A triangle wave is a periodic function that increases linearly from a minimum to a maximum and then drops linearly, at the same rate, back to the minimum.

In discrete time, one intuitive way to define the wave is to simply define its pieces. For example, if N is the period of the function, then the function

$$x(k)=\begin{cases}-1+ \frac{k\,mod\,N}{\frac{N}{4}}, k\,mod\,N \le \frac{N}{2} ,\\ 3- \frac{k\,mod\,N}{\frac{N}{4}}, k\,mod\,N \gt \frac{N}{2} \end{cases}$$

is a triangle wave. It increases from -1 to 1 over N/2 samples and then decreases to -1 over the next N/2 samples. Its period is N samples.

There are other ways to define a triangle wave. The following function also produces a triangle wave (subtract N/4 from k to get a triangle wave at the same phase, as the one above).

$$x(k)=\frac{2}{\pi} \, \arcsin(\sin(\frac{2\,\pi\,k}{N}))$$

If, for example, N = 40, then the first triangle wave above will be as follows.

The following is a 5 second sample of a triangle wave with the frequency of middle C.

Click Play to hear a triangle wave.

## Using triangle waves

Much like square waves and saw waves, triangle waves are rich in harmonics. The following is the discrete Fourier transform of 500 components of the example triangle wave in the graph above.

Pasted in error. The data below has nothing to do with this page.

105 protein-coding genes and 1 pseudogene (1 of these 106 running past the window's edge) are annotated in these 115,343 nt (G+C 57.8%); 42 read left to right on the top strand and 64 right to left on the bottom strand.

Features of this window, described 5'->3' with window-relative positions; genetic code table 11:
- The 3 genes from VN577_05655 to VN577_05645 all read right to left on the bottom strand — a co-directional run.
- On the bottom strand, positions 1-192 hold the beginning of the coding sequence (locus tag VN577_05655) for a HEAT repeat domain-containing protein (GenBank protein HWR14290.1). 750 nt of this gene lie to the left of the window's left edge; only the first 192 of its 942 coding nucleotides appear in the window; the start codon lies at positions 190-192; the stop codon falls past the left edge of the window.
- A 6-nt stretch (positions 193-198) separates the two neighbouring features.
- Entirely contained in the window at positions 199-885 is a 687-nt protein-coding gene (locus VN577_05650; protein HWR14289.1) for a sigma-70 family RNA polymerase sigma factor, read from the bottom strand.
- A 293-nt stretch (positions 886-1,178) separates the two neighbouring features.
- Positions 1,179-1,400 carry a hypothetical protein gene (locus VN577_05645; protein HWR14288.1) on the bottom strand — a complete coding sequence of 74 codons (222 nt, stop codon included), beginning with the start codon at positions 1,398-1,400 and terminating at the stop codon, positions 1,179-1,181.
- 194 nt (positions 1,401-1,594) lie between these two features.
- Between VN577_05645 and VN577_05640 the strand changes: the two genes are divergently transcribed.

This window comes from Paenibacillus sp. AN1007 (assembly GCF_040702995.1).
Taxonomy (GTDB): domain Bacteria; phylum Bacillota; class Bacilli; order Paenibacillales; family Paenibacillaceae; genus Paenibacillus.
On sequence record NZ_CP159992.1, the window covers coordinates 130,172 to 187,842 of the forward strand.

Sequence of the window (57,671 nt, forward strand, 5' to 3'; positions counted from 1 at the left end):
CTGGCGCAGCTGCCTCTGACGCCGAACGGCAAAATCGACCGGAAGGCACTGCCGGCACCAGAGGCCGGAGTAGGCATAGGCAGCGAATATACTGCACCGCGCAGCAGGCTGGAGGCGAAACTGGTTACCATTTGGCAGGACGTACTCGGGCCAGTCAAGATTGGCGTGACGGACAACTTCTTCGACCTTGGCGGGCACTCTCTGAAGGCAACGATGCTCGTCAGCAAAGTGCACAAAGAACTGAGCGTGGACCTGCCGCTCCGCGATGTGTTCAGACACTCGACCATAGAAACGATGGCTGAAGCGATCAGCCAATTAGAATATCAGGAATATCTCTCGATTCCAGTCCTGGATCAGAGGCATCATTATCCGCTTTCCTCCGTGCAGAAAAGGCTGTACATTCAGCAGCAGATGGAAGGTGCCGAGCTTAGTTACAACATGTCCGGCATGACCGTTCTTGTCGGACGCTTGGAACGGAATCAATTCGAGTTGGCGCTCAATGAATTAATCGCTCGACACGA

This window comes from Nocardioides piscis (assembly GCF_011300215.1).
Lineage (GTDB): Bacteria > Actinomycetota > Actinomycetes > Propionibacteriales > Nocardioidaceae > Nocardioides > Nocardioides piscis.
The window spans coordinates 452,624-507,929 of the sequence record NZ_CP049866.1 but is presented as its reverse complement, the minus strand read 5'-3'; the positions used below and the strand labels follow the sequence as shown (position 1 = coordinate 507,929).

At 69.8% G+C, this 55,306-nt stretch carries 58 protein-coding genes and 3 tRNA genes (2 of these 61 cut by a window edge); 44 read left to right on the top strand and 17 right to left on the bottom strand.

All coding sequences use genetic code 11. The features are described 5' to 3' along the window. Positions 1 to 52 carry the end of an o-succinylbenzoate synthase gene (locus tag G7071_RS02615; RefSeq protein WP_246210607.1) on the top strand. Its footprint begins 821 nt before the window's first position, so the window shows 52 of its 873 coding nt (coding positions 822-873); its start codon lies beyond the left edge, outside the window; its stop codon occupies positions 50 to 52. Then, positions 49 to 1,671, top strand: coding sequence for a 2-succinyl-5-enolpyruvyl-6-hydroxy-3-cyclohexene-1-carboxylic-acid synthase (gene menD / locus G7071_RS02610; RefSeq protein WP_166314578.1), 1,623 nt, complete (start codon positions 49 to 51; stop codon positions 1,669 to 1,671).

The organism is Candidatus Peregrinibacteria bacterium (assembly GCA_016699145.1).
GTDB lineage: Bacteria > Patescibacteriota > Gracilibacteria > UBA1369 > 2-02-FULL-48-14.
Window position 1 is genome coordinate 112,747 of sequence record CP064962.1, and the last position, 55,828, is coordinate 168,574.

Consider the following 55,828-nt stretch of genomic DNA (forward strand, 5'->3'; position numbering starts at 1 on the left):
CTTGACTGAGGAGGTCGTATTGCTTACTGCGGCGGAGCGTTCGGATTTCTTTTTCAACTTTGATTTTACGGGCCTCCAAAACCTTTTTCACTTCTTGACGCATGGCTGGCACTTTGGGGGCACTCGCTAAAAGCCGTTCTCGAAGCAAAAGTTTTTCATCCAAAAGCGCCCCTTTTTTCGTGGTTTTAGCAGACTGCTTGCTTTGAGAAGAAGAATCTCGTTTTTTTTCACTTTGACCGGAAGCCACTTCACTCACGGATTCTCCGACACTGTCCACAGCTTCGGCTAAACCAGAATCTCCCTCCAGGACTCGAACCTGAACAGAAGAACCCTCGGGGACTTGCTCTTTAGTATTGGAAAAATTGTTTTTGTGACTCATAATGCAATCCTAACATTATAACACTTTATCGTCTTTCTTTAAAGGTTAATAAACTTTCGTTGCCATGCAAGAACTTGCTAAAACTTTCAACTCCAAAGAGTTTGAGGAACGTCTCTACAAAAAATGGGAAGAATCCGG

Because of these harmonics – the evenly spaced notches in the graph above – triangle waves are used in synthesizers. To simulate the sound of an instrument, triangle waves (as well as square waves and other) with the desired harmonics can be combined and the result filtered (e.g., through a low pass filter).

## Harmonics of the triangle wave

The peaks in the Fourier transform of a triangle wave with frequency f occur at all odd integer harmonics of f. For example, since the frequency of the triangle wave in the graph above is 50 Hz, the peaks occur at 50 Hz, 150 Hz, 250 Hz, and so on.

In other words, the Fourier series expansion of the triangle wave is an infinite sum of the odd harmonics of the triangle wave frequency (as shown below, each other one is with inverted phase).

## Fourier series expansion of the triangle wave

The Fourier series expansion at sample k of the triangle wave is as follows.

$$\frac{8}{\pi^2} \, \sum_{n=1}^\infty \frac{(-1)^{n+1} \sin(\frac{2\,\pi\,k\,(2n-1)\,f}{f_s})}{n^2}$$

where f is the frequency of the triangle wave and f_{s} is the sampling rate.

The following four graphs show the first term of the series sum, the sum of the first two terms, the sum of the first three terms, and the sum of the first eight terms for f = 33.3 Hz, fs = 16000 Hz and for the first 500 or so samples k on the horizontal axis.

The triangle wave exceeds the intended amplitude of 1 at the top and bottom because of the Gibbs phenomenon.

## Add new comment